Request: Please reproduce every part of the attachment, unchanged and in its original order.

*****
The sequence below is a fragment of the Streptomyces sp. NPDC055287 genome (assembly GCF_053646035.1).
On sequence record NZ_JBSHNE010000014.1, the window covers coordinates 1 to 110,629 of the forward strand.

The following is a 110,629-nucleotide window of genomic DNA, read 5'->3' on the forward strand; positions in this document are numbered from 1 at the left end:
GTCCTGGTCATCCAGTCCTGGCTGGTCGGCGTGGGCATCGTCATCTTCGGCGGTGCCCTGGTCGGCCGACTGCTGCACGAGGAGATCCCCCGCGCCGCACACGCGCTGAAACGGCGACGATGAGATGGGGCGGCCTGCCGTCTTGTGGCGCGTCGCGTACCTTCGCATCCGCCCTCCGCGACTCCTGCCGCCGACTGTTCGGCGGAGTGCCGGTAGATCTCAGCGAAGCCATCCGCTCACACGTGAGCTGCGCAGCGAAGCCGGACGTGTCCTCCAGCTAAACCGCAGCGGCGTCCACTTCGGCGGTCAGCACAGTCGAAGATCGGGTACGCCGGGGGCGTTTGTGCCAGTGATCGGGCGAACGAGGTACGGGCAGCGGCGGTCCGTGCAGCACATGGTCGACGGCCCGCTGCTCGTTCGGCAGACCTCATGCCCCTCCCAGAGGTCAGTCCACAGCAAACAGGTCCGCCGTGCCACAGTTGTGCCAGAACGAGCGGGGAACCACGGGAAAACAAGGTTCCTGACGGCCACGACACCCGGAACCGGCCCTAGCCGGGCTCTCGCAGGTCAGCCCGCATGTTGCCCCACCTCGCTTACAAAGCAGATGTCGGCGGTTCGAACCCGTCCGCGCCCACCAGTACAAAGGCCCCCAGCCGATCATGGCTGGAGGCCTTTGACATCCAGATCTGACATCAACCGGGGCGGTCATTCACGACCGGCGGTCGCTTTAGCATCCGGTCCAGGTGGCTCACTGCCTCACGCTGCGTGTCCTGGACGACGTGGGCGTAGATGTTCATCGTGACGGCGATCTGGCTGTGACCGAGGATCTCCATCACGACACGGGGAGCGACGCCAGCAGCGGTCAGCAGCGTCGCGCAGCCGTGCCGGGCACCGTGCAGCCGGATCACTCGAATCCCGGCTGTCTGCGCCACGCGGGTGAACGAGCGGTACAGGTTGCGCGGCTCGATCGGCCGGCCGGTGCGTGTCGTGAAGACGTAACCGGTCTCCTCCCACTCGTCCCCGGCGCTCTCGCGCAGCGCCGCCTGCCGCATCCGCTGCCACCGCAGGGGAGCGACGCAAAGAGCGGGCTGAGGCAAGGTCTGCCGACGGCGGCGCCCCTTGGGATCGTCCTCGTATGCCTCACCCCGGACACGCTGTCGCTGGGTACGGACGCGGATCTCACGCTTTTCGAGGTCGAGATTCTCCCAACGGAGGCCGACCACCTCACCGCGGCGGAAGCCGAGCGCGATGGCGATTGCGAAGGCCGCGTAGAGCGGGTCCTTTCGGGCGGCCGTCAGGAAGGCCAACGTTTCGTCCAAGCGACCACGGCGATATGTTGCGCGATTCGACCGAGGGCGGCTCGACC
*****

The sequence below is a fragment of the Streptomyces sp. NPDC055287 genome (assembly GCF_053646035.1).
On sequence record NZ_JBSHNE010000014.1, the window covers coordinates 1 to 110,629 of the forward strand.

The following is a 110,629-nucleotide window of genomic DNA, read 5'->3' on the forward strand; positions in this document are numbered from 1 at the left end:
GTCCTGGTCATCCAGTCCTGGCTGGTCGGCGTGGGCATCGTCATCTTCGGCGGTGCCCTGGTCGGCCGACTGCTGCACGAGGAGATCCCCCGCGCCGCACACGCGCTGAAACGGCGACGATGAGATGGGGCGGCCTGCCGTCTTGTGGCGCGTCGCGTACCTTCGCATCCGCCCTCCGCGACTCCTGCCGCCGACTGTTCGGCGGAGTGCCGGTAGATCTCAGCGAAGCCATCCGCTCACACGTGAGCTGCGCAGCGAAGCCGGACGTGTCCTCCAGCTAAACCGCAGCGGCGTCCACTTCGGCGGTCAGCACAGTCGAAGATCGGGTACGCCGGGGGCGTTTGTGCCAGTGATCGGGCGAACGAGGTACGGGCAGCGGCGGTCCGTGCAGCACATGGTCGACGGCCCGCTGCTCGTTCGGCAGACCTCATGCCCCTCCCAGAGGTCAGTCCACAGCAAACAGGTCCGCCGTGCCACAGTTGTGCCAGAACGAGCGGGGAACCACGGGAAAACAAGGTTCCTGACGGCCACGACACCCGGAACCGGCCCTAGCCGGGCTCTCGCAGGTCAGCCCGCATGTTGCCCCACCTCGCTTACAAAGCAGATGTCGGCGGTTCGAACCCGTCCGCGCCCACCAGTACAAAGGCCCCCAGCCGATCATGGCTGGAGGCCTTTGACATCCAGATCTGACATCAACCGGGGCGGTCATTCACGACCGGCGGTCGCTTTAGCATCCGGTCCAGGTGGCTCACTGCCTCACGCTGCGTGTCCTGGACGACGTGGGCGTAGATGTTCATCGTGACGGCGATCTGGCTGTGACCGAGGATCTCCATCACGACACGGGGAGCGACGCCAGCAGCGGTCAGCAGCGTCGCGCAGCCGTGCCGGGCACCGTGCAGCCGGATCACTCGAATCCCGGCTGTCTGCGCCACGCGGGTGAACGAGCGGTACAGGTTGCGCGGCTCGATCGGCCGGCCGGTGCGTGTCGTGAAGACGTAACCGGTCTCCTCCCACTCGTCCCCGGCGCTCTCGCGCAGCGCCGCCTGCCGCATCCGCTGCCACCGCAGGGGAGCGACGCAAAGAGCGGGCTGAGGCAAGGTCTGCCGACGGCGGCGCCCCTTGGGATCGTCCTCGTATGCCTCACCCCGGACACGCTGTCGCTGGGTACGGACGCGGATCTCACGCTTTTCGAGGTCGAGATTCTCCCAACGGAGGCCGACCACCTCACCGCGGCGGAAGCCGAGCGCGATGGCGATTGCGAAGGCCGCGTAGAGCGGGTCCTTTCGGGCGGCCGTCAGGAAGGCCAACGTTTCGTCCAAGCGACCACGGCGATATGTTGCGCGATTCGACCGAGGGCGGCTCGACC